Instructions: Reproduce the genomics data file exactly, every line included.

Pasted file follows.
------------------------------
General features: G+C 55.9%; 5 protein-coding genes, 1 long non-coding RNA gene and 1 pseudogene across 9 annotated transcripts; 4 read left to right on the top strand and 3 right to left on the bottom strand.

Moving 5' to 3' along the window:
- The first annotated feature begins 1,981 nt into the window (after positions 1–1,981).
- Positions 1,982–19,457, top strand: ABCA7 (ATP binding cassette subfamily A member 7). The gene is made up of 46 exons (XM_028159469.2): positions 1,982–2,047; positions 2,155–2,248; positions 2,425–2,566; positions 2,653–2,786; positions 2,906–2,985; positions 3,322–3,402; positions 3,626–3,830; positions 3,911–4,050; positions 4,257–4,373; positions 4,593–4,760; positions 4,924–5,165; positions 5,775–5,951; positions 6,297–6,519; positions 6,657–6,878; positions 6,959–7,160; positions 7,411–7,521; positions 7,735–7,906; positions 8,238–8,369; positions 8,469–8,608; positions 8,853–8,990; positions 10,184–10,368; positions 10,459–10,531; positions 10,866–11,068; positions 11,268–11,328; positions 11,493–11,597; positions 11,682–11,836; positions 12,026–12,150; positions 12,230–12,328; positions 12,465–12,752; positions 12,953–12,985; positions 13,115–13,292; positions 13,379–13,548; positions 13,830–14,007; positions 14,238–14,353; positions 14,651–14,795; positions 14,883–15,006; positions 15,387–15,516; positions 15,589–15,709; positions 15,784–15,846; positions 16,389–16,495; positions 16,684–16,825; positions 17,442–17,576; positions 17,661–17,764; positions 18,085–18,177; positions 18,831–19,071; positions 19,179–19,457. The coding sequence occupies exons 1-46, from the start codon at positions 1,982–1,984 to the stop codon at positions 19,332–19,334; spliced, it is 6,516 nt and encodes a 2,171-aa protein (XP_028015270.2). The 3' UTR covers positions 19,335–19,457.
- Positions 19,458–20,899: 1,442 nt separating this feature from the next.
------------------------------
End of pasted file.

General features: G+C 55.9%; 5 protein-coding genes, 1 long non-coding RNA gene and 1 pseudogene across 9 annotated transcripts; 4 read left to right on the top strand and 3 right to left on the bottom strand.

Moving 5' to 3' along the window:
- The first annotated feature begins 1,981 nt into the window (after positions 1–1,981).
- Positions 1,982–19,457, top strand: ABCA7 (ATP binding cassette subfamily A member 7). The gene is made up of 46 exons (XM_028159469.2): positions 1,982–2,047; positions 2,155–2,248; positions 2,425–2,566; positions 2,653–2,786; positions 2,906–2,985; positions 3,322–3,402; positions 3,626–3,830; positions 3,911–4,050; positions 4,257–4,373; positions 4,593–4,760; positions 4,924–5,165; positions 5,775–5,951; positions 6,297–6,519; positions 6,657–6,878; positions 6,959–7,160; positions 7,411–7,521; positions 7,735–7,906; positions 8,238–8,369; positions 8,469–8,608; positions 8,853–8,990; positions 10,184–10,368; positions 10,459–10,531; positions 10,866–11,068; positions 11,268–11,328; positions 11,493–11,597; positions 11,682–11,836; positions 12,026–12,150; positions 12,230–12,328; positions 12,465–12,752; positions 12,953–12,985; positions 13,115–13,292; positions 13,379–13,548; positions 13,830–14,007; positions 14,238–14,353; positions 14,651–14,795; positions 14,883–15,006; positions 15,387–15,516; positions 15,589–15,709; positions 15,784–15,846; positions 16,389–16,495; positions 16,684–16,825; positions 17,442–17,576; positions 17,661–17,764; positions 18,085–18,177; positions 18,831–19,071; positions 19,179–19,457. The coding sequence occupies exons 1-46, from the start codon at positions 1,982–1,984 to the stop codon at positions 19,332–19,334; spliced, it is 6,516 nt and encodes a 2,171-aa protein (XP_028015270.2). The 3' UTR covers positions 19,335–19,457.
- Positions 19,458–20,899: 1,442 nt separating this feature from the next.